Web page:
The Spanish city of Girona has decided to lock supermarket rubbish bins to stop people scavenging for food.
Products past their sell by date are thrown away at the end of the day and then taken and eaten by hungry people.
The practice has increased since the Spanish economy began to unravel.
There are 1.73 million households in Spain where all eligible workers are unemployed.
Xavier Llompart, who works for the Comebal supermarket chain, said: “There are a large number of perishable products that are thrown away and are then eaten, they are the products that the people are looking for.”
The move is not as mean as it first appears, officials said that there are health risks involved for those who eat from the bins and the practice causes social alarm.
Not to worry, says the city government. There’ll be food baskets for the tyruly hungry.
Labor radicals launch food expropriation
Spain actually retains a strong base of organized labor radicals, including the Sindicato Andaluz de Trabajadores [SAT], or Andalusian Workers Union.
Formed in 2007, the union claims about 25,000 members in Andalusia, and it’s explicitly anti-capitalist and sydicalist.
Union members took the Occupy notion to the next level Tuesday, as MercoPress reports:
Pickets of unemployed and union members in the south of Spain took over supermarkets and took food produce which they then delivered to social organizations and needy families to protest and warn of the consequences of the tough measures implemented by the government.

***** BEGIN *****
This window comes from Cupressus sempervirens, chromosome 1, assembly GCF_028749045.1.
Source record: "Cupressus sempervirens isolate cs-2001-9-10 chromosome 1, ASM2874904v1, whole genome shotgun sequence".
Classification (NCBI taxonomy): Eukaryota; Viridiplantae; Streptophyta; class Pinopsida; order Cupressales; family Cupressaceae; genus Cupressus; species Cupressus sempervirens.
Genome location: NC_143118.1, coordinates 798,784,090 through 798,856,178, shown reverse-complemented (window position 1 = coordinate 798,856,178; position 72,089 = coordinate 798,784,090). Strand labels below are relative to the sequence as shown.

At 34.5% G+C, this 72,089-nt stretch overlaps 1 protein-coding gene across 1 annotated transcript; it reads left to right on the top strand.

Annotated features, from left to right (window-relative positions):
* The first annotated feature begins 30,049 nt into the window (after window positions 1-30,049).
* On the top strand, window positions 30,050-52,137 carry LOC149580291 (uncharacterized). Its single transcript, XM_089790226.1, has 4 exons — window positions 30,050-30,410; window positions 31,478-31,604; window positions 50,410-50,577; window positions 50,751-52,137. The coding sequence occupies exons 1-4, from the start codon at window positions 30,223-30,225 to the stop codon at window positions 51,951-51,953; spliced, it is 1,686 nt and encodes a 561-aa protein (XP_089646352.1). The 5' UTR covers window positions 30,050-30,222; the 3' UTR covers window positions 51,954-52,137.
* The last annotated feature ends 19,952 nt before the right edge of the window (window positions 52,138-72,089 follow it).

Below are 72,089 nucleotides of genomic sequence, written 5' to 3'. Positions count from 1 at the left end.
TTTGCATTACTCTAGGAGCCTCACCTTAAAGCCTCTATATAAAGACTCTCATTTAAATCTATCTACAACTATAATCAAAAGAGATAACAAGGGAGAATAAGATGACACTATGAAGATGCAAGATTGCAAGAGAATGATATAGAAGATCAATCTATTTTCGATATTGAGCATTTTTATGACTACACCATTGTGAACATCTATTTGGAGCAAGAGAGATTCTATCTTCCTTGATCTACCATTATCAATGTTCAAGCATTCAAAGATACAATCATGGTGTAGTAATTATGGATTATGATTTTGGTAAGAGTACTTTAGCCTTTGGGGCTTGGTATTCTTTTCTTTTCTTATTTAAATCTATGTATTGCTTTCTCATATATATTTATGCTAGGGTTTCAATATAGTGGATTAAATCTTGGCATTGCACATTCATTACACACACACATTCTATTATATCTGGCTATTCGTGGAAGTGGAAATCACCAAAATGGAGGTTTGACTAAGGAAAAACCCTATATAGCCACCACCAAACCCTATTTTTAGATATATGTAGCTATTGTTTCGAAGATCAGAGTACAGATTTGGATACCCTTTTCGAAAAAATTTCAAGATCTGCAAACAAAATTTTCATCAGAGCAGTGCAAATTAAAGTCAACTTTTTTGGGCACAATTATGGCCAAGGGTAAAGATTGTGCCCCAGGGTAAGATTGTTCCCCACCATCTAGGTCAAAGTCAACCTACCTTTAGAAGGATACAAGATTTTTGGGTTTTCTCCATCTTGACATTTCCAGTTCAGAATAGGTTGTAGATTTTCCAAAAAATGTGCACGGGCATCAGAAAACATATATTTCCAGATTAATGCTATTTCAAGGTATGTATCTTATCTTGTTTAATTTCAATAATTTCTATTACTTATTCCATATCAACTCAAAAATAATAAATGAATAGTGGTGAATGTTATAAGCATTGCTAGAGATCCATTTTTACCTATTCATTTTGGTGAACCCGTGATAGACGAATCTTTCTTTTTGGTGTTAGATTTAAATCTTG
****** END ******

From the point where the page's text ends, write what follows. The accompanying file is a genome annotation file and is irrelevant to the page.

The initiative was organized by the Andalucia Workers Union, SAT and took place in two neighbourhoods, one of them in Sevilla and the other in Cadiz.
In Ecija, Sevilla, an estimated thirty jobless members from a farm workers union at midday Tuesday marched into a local supermarket and left with carts full of basic food such as cooking oil, milk, sugar, rice and fresh vegetables.
The protesters left pamphlets warning of the consequences of the austerity measures from the government of President Mariano Rajoy.
There was some scuffling with employees but the protestors marched with over 1.500 kilos of food and the police did not intervene, according to Jose Caballero responsible for the organization of the assault on the business.
Here’s a video of the action [in Spanish] via For what we are… they will be:h
And on to Italy. . .
No end in sight to Italian recession
A video report from eurnews:
Three-card Monti wins an austerian confidence vote
The Troikarchs’ technarch in Rome won a legislative mandate for his latest round of immiserating austerian cuts.
From Valentina Pop of EUobserver:
Italian Prime Minister Mario Monti won a confidence vote on Tuesday (7 August) linked to another €4.5 billion worth of spending cuts aimed at convincing investors that Italy’s economy is sound.
But fresh data shows a worsening recession and rising borrowing costs.
The bill – which comes on top of previous spending cuts amounting to a total of €26 billion by 2014 – was approved with 371 MPs, while 86 said No and 22 abstained.
The €4.5 billion worth of cutbacks will be implemented by the end of this year. The remaining €21.5 billion are to be spread out over the next years.